As Arab and Islamic states energetically pursue chemical and biological weapons programmes, Israel faces an increasing threat of non-conventional warfare from at least three of its regional enemies.

A leading Israeli expert on non-conventional warfare warned last November that Syria possessed an arsenal of deadly nerve gases as well as anthrax, a lethal bacterium.

Dr Danny Shoham, a senior researcher at Bar-Ilan University and former senior army intelligence analyst, told The Jerusalem Post the Syrians had the chemical agents installed in thousands of aerial bombs and between 100-200 warheads for Scud B and the more advanced Scud C ground-to-ground missiles.

"The main components of Syria's chemical arsenal are the nerve agents, Sarin, and more recently VX, which is more virulent and can penetrate through the skin and not only the respiratory system, and also persists longer because of its less volatile nature."
Shoham said the nerve agents had been produced in Syria over more than a decade, initially with the possible assistance of the former Soviet Union, then private Western European concerns, and more recently through suppliers in China, India, and North Korea.
"There are reports that the Syrians have also produced anthrax, a highly lethal bacterium, which together with their two chemical warfare options, make their non-conventional threat much more significant ..."
Syria's ambassador to Egypt, Isser Darwish, warned in an interview with the Egyptian newspaper Al-Ahram (November 27) that Syria would use non-conventional weapons against Israel if threatened with nuclear weapons.

A day later, Darwish backed down, and denied that Syria or any other Arab country possessed non-conventional weapons.

Iraq Leads the Way

At least two of the extremely rare uses of chemical weapons this century have been attributed to Saddam Hussein. But his germ warfare arsenal is also cause for alarm.

"After years of deceit and denial, last August the United Nations Special Commission received a wealth of new information about the extent of Saddam Hussein's biological weapons programme,"
wrote the publication Chemical and Biological Weapons Chronicle last January.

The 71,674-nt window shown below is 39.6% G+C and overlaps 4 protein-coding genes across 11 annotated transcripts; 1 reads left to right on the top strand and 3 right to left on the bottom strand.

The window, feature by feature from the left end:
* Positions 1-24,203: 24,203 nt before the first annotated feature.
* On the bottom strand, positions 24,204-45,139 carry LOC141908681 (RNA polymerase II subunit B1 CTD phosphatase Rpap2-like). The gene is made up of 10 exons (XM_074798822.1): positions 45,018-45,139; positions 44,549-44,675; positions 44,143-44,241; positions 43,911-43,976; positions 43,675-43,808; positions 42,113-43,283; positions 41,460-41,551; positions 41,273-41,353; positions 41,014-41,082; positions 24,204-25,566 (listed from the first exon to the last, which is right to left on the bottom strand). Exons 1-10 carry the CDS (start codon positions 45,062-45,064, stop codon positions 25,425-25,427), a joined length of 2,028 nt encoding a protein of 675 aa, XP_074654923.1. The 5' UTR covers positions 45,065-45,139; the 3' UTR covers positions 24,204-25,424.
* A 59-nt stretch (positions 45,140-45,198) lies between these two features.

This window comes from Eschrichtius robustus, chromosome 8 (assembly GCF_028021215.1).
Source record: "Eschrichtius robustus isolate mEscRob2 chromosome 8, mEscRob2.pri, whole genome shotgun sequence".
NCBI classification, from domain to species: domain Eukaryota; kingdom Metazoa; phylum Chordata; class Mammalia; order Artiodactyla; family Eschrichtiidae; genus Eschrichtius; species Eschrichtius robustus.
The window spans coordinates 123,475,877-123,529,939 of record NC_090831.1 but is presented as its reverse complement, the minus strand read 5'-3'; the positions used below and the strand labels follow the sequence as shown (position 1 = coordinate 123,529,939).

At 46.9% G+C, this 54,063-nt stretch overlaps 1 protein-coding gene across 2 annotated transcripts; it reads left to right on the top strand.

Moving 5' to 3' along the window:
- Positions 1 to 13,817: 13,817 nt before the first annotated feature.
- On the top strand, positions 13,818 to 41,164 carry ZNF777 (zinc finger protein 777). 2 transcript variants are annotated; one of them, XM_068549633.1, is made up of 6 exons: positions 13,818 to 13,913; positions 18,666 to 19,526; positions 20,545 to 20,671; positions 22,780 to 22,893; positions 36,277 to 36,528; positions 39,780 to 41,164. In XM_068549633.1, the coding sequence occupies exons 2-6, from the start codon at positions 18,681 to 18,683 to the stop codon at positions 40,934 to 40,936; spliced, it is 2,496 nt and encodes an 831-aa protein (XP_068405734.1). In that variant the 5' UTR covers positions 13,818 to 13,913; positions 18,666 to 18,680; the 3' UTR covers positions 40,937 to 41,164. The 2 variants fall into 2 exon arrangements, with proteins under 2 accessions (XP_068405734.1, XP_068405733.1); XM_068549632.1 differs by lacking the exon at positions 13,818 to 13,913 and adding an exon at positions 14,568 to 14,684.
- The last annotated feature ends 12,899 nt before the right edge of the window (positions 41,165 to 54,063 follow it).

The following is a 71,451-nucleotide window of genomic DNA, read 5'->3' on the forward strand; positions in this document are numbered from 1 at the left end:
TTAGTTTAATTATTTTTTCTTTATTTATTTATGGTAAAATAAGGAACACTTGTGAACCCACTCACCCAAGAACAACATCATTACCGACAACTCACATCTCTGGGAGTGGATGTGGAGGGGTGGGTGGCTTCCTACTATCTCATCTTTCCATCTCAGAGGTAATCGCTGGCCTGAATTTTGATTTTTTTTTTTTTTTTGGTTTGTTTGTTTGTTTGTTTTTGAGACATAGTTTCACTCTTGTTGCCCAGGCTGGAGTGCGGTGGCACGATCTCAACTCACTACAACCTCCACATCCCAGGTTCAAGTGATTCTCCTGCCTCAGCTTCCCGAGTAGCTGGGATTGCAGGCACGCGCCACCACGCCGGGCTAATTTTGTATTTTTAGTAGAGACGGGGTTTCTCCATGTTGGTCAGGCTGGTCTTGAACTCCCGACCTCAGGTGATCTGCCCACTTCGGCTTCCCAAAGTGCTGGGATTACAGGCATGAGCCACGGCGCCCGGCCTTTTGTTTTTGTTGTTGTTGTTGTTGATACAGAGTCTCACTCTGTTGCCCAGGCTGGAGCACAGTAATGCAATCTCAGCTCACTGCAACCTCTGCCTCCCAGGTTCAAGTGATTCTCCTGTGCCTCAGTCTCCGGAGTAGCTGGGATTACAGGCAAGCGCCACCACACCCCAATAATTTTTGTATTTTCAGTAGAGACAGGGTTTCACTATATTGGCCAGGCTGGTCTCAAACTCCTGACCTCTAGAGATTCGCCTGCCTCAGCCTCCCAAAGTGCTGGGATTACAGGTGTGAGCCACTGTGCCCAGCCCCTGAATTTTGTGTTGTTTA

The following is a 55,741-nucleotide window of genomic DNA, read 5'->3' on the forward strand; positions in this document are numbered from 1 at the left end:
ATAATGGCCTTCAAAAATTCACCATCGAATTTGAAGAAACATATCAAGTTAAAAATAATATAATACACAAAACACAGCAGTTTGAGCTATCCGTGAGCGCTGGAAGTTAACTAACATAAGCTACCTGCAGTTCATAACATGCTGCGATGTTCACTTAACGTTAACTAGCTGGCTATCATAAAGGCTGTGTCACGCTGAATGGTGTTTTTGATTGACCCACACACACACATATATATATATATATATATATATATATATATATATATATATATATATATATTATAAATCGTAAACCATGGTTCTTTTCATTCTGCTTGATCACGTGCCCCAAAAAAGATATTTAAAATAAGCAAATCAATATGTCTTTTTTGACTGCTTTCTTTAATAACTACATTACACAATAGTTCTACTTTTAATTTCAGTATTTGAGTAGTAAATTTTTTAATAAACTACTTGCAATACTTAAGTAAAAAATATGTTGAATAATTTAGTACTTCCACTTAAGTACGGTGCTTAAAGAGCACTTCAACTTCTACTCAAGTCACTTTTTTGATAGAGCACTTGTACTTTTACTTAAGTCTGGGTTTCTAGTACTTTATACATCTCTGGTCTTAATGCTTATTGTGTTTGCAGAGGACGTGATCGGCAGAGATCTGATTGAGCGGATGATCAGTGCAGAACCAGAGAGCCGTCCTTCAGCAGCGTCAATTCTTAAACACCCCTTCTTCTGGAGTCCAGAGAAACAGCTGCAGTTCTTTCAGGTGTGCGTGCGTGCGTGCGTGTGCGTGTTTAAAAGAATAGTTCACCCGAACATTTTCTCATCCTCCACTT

The information emerged after Hussein's son-in-law and head of Iraq's weapons of mass destruction programme, Hussein Kamal al-Majid, defected to Jordan.

"The new data showed that Iraq possessed anthrax, which induces potentially fatal flu-like symptoms; a carcinogen called aflatoxin; ricin, which generates liver and kidney failure as well as genetic problems; enterovirus, which causes blindness; and botulinum, one of the deadliest substances on earth,"
said CBW Chronicle.
"Before the Gulf War in 1991, Iraq allegedly armed 191 missiles, shells, and bombs with biological agents for use against coalition forces. In addition, Iraq was developing new methods of dispersing agents by plane and aerosol spraying, as well as a new type of shrapnel that would release germs into open wounds.
"This arsenal of biological agents, including approximately 130 000 gallons of botulinum alone, was enough to kill all of the world's population several times.
"Nonetheless, the Iraqi government had also embarked on a crash programme to develop new biological agents. The documents released in August exposed that Iraq had more biological agents, as well as storage and production sites, than western intelligence had discovered."
CBW Chronicle said the documents from Hussein's son-in-law revealed that "a huge web of global suppliers enabled Iraq's biological weapons programme to flourish ... despite five years of sanctions and embargoes".
(After releasing this information, Hussein Kamal al-Majid was lured back to Iraq by a supposedly forgiving father-in-law, and was murdered there by state agents.)

The Iranians Join the Gang

A Pentagon report released last April expressed concern that Iran would soon "weaponise" germ warfare agents it has successfully developed.

"With a longer-range missile such as the North Korean Nodong, it would be able to strike targets in Israel, and in most of Saudi Arabia and Turkey,"
the report said.

In late December, the German newspaper Bild quoted "western sources" as saying that Iran was developing missiles capable of travelling as far as 3 500 km, and which could be used to carry chemical or biological weapons to Europe.

The chairman of the German parliament's Defence Committee, Klaus Rose, said the German armed forces, along with NATO allies, were working on anti-missile-missile defence systems, aimed at countering the Iranian threat. O

n January 24, the Washington Times quoted new US Secretary of State Madeleine Albright as saying Chinese companies had been selling equipment to Iran which could boost Tehran's efforts to produce deadly biological weapons.

Albright said the administration had "encouraged China to adopt comprehensive and rigorous export controls" to prevent any further co-operation with Iran's germ weapons programme.

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